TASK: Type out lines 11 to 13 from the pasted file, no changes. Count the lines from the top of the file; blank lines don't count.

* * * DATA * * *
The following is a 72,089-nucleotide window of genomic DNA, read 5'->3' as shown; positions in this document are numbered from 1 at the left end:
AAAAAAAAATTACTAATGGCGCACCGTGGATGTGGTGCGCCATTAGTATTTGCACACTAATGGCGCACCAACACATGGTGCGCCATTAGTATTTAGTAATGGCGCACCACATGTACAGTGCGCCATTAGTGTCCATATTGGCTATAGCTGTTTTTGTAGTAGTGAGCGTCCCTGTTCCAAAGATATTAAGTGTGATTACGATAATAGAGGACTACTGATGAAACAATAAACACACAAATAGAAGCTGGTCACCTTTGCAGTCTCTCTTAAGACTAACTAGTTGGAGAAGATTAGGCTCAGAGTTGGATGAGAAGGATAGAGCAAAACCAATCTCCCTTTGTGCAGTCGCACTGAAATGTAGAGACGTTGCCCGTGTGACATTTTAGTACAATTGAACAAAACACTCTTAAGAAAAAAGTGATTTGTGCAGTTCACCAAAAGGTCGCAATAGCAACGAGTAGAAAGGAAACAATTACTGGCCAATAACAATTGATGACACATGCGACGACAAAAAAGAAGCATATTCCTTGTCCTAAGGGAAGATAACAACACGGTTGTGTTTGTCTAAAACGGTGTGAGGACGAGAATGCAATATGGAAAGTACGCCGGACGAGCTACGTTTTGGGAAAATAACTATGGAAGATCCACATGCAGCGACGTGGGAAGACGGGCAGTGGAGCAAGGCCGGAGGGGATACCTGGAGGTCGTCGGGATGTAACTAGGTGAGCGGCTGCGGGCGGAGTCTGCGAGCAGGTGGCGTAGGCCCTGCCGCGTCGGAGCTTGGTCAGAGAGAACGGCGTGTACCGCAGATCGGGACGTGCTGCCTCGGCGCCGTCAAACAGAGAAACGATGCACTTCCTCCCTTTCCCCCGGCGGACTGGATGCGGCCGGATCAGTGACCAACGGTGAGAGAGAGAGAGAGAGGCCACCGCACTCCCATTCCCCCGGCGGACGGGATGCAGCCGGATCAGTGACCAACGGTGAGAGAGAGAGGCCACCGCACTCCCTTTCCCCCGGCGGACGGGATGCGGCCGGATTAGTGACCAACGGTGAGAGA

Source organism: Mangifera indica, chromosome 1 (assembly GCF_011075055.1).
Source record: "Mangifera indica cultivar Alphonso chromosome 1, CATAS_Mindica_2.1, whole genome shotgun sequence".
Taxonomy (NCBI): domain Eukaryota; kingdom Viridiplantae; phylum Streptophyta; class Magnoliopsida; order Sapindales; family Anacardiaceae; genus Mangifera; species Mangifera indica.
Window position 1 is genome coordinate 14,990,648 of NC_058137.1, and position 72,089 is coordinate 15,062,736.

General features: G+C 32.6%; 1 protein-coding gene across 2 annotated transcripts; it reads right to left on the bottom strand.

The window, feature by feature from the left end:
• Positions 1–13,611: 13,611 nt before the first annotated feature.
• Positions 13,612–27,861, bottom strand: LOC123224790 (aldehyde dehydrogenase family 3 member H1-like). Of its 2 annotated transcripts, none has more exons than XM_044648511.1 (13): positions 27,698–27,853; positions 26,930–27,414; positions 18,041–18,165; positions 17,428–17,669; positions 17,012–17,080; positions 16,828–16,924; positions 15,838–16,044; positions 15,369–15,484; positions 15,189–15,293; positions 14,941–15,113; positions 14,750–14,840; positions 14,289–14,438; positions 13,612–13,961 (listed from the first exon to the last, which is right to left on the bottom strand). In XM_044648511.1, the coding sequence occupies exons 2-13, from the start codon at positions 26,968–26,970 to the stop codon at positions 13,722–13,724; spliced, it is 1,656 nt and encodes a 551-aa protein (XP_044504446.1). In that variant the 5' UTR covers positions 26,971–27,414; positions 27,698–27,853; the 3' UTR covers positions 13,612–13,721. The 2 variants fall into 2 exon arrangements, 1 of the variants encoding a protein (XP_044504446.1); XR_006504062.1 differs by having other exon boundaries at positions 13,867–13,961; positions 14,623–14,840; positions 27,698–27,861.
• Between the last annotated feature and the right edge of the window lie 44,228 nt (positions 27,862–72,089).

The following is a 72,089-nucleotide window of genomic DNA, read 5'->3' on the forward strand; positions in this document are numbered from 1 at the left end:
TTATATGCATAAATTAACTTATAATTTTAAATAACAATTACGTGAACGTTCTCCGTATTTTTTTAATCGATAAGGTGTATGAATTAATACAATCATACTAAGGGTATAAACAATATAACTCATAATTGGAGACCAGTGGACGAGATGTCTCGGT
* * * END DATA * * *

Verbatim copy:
• Between the last annotated feature and the right edge of the window lie 44,228 nt (positions 27,862–72,089).

The following is a 72,089-nucleotide window of genomic DNA, read 5'->3' on the forward strand; positions in this document are numbered from 1 at the left end:
TTATATGCATAAATTAACTTATAATTTTAAATAACAATTACGTGAACGTTCTCCGTATTTTTTTAATCGATAAGGTGTATGAATTAATACAATCATACTAAGGGTATAAACAATATAACTCATAATTGGAGACCAGTGGACGAGATGTCTCGGT